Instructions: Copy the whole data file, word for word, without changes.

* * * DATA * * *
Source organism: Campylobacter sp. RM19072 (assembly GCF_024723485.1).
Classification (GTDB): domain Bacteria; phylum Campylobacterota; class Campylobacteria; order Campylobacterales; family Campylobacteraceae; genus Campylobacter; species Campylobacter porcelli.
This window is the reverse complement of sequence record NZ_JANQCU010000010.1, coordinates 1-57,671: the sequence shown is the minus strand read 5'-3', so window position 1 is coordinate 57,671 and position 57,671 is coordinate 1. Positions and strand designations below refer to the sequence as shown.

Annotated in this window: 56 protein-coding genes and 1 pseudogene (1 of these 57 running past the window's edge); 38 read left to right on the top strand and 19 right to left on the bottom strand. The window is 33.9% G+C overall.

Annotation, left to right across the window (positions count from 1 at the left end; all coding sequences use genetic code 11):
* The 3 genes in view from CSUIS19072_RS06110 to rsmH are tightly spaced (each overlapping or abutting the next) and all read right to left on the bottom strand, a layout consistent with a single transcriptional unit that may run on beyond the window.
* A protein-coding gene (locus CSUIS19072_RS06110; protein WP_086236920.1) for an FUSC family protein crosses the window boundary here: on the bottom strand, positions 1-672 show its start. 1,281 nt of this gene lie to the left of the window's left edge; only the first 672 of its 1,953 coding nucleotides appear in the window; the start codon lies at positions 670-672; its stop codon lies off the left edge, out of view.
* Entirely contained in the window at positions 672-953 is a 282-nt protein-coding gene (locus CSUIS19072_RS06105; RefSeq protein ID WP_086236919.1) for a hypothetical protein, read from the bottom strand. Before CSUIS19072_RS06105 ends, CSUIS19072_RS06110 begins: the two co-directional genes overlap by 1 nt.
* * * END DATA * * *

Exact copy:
Source organism: Campylobacter sp. RM19072 (assembly GCF_024723485.1).
Classification (GTDB): domain Bacteria; phylum Campylobacterota; class Campylobacteria; order Campylobacterales; family Campylobacteraceae; genus Campylobacter; species Campylobacter porcelli.
This window is the reverse complement of sequence record NZ_JANQCU010000010.1, coordinates 1-57,671: the sequence shown is the minus strand read 5'-3', so window position 1 is coordinate 57,671 and position 57,671 is coordinate 1. Positions and strand designations below refer to the sequence as shown.

Annotated in this window: 56 protein-coding genes and 1 pseudogene (1 of these 57 running past the window's edge); 38 read left to right on the top strand and 19 right to left on the bottom strand. The window is 33.9% G+C overall.

Annotation, left to right across the window (positions count from 1 at the left end; all coding sequences use genetic code 11):
* The 3 genes in view from CSUIS19072_RS06110 to rsmH are tightly spaced (each overlapping or abutting the next) and all read right to left on the bottom strand, a layout consistent with a single transcriptional unit that may run on beyond the window.
* A protein-coding gene (locus CSUIS19072_RS06110; protein WP_086236920.1) for an FUSC family protein crosses the window boundary here: on the bottom strand, positions 1-672 show its start. 1,281 nt of this gene lie to the left of the window's left edge; only the first 672 of its 1,953 coding nucleotides appear in the window; the start codon lies at positions 670-672; its stop codon lies off the left edge, out of view.
* Entirely contained in the window at positions 672-953 is a 282-nt protein-coding gene (locus CSUIS19072_RS06105; RefSeq protein ID WP_086236919.1) for a hypothetical protein, read from the bottom strand. Before CSUIS19072_RS06105 ends, CSUIS19072_RS06110 begins: the two co-directional genes overlap by 1 nt.